The passages below are also accounts about Job. Let us continue reading.
4. Job Has Heard of God by the Hearing of the Ear
(Job 9:11) See, He goes by me, and I see Him not: He passes on also, but I perceive Him not.
(Job 23:8–9) Behold, I go forward, but He is not there; and backward, but I cannot perceive Him: On the left hand, where He does work, but I cannot behold Him: He hides Himself on the right hand, that I cannot see Him.
(Job 42:2–6) I know that You can do every thing, and that no thought can be withheld from You. Who is he that hides counsel without knowledge? therefore have I uttered that I understood not; things too wonderful for me, which I knew not. Hear, I beseech You, and I will speak: I will demand of You, and declare You to me. I have heard of You by the hearing of the ear: but now my eye sees You. Why I abhor myself, and repent in dust and ashes.
Although God Has Not Revealed Himself to Job, Job Believes in the Sovereignty of God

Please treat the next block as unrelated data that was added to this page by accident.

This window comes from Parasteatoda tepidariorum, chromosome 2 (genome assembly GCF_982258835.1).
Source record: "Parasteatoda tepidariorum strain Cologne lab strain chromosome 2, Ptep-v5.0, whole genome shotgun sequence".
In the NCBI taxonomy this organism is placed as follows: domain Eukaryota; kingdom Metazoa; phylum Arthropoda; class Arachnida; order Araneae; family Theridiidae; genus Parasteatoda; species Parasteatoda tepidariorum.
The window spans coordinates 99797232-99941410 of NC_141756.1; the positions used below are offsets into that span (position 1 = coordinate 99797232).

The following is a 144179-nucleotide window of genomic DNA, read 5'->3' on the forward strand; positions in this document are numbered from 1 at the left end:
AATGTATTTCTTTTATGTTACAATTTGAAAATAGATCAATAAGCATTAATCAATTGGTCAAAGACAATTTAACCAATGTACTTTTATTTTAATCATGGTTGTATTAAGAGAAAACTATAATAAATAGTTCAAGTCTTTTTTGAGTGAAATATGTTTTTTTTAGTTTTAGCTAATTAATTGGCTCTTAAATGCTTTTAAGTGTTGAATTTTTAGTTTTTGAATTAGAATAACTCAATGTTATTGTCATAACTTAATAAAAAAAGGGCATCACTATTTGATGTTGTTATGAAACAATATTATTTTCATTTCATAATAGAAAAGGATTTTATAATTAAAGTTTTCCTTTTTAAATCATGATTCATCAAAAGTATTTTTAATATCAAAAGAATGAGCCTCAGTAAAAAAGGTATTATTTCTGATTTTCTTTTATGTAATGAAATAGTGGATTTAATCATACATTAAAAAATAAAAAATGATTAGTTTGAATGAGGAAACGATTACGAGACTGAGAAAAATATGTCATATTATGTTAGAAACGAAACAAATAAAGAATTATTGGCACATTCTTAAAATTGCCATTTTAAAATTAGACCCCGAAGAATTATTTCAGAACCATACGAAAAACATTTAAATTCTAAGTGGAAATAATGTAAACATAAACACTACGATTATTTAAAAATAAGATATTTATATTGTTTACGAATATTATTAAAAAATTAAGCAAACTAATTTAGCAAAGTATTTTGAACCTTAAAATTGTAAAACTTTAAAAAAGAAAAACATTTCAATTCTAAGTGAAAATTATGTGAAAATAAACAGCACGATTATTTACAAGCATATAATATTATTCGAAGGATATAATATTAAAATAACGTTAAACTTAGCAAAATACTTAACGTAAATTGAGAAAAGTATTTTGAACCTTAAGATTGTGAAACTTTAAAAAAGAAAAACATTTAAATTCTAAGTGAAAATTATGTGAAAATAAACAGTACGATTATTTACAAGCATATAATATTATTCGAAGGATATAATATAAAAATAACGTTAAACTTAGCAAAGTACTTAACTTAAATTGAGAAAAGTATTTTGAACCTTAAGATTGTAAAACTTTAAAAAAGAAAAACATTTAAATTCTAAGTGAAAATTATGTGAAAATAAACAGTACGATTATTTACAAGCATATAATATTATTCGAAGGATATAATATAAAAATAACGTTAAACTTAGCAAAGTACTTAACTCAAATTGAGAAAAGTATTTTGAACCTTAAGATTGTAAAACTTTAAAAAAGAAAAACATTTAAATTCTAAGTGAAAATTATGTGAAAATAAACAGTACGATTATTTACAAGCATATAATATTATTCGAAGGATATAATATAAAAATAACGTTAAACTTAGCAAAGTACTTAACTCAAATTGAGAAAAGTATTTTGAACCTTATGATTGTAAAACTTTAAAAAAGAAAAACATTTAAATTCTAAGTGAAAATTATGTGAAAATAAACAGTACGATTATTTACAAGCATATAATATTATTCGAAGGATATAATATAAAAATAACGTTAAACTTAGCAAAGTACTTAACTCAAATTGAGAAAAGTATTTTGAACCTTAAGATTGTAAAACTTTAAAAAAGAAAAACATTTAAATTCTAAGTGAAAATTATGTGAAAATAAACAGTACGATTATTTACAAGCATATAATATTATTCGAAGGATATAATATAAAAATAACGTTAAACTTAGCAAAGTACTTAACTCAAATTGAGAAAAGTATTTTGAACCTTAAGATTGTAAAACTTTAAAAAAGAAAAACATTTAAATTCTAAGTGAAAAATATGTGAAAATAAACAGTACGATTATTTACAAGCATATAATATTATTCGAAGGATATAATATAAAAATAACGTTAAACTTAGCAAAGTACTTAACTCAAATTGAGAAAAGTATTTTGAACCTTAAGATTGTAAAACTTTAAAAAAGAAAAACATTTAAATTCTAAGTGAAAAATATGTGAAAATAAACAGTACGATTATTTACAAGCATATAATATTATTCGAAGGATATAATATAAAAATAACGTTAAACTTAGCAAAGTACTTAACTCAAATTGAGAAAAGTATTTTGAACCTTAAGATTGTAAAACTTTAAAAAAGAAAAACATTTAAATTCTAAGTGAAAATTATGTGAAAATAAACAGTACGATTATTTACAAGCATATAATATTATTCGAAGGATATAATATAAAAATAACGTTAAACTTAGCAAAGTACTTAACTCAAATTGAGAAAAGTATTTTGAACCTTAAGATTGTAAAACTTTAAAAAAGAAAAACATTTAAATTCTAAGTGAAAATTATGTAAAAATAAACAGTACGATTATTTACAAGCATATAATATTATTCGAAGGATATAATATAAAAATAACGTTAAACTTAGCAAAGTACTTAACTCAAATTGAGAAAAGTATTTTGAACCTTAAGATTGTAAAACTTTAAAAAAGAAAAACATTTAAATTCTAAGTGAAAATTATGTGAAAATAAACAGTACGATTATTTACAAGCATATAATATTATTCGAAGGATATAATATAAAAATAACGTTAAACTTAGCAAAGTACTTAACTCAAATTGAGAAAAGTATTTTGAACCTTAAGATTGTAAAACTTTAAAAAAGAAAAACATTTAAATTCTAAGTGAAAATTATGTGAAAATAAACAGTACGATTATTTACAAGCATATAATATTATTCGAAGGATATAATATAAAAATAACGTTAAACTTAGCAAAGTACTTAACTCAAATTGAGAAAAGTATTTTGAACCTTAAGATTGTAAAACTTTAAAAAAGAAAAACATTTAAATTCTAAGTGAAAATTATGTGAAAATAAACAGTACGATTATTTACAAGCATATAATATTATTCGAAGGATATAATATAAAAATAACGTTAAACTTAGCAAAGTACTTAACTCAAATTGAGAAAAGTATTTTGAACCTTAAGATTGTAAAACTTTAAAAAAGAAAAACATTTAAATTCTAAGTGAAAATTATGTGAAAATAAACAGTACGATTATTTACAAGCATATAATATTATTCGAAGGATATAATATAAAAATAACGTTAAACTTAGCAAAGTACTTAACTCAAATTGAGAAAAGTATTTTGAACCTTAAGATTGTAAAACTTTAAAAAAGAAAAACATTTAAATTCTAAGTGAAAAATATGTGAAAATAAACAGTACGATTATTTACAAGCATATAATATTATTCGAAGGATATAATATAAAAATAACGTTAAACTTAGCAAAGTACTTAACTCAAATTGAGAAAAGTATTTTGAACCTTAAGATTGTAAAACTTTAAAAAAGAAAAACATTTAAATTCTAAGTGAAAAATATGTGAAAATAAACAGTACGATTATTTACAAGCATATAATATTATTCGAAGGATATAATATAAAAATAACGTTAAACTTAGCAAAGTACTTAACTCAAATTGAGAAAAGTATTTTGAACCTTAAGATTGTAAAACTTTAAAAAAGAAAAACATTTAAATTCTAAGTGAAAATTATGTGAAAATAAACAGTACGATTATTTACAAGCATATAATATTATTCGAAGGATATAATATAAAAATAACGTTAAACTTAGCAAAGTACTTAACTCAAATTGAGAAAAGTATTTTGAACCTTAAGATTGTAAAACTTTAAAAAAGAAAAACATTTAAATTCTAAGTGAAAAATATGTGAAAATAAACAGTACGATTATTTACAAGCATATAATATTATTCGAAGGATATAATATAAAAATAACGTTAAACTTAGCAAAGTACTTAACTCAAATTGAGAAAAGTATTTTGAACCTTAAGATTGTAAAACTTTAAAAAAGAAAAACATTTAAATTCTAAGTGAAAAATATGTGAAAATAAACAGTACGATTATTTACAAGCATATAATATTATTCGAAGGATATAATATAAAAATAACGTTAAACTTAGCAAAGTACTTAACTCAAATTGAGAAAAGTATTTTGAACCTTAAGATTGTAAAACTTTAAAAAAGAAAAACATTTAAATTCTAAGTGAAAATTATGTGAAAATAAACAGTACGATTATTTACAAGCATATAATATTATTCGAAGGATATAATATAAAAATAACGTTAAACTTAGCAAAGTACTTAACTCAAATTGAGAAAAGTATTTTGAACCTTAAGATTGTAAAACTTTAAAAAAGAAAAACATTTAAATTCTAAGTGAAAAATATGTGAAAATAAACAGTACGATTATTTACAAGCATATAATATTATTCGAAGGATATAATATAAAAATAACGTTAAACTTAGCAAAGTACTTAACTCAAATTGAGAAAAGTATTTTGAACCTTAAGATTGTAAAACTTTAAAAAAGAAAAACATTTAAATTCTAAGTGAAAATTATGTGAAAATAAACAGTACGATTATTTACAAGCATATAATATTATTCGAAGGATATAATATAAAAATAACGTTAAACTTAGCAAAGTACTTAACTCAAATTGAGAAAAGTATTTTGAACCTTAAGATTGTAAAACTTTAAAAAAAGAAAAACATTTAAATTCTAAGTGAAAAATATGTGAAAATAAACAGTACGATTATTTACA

What is the thrust of these words? Have any of you realized that there is a fact here? First, how did Job know there is a God? And how did he know that the heavens and earth and all things are ruled by God? There is a passage that answers these two questions: I have heard of You by the hearing of the ear: but now my eye sees You. Why I abhor myself, and repent in dust and ashes (Job 42:5–6). From these words we learn that, rather than having seen God with his own eyes, Job had learned of God from legend. It was under these circumstances that he began to walk the path of following God, after which he confirmed the existence of God in his life, and among all things. There is an undeniable fact here—and what is it? Despite being able to follow the way of fearing God and shunning evil, Job had never seen God. In this, was he not the same as the people of today? Job had never seen God, the implication of which is that although he had heard of God, he did not know where God was, or what God was like, or what God was doing, which are subjective factors; objectively speaking, though he followed God, God had never appeared to him or spoken to him. Is this not a fact? Although God had not spoken to Job or given him any commands, Job had seen God’s existence, and beheld His sovereignty among all things and in legends in which Job had heard of God by the hearing of the ear, after which he began the life of fearing God and shunning evil. Such were the origins and process by which Job followed God. But no matter how he feared God and shunned evil, no matter how he held firm to his integrity, still God never appeared to him. Let us read this passage. He said, “See, He goes by me, and I see Him not: He passes on also, but I perceive Him not” (Job 9:11). What these words are saying is that Job might have felt God around him or he might not—but he had never been able to see God. There were times when he imagined God passing before him, or acting, or guiding man, but he had never known. God comes upon man when he isn’t expecting it; man doesn’t know when God comes upon him, or where He comes upon him, because man cannot see God, and thus, to man, God is hidden from him.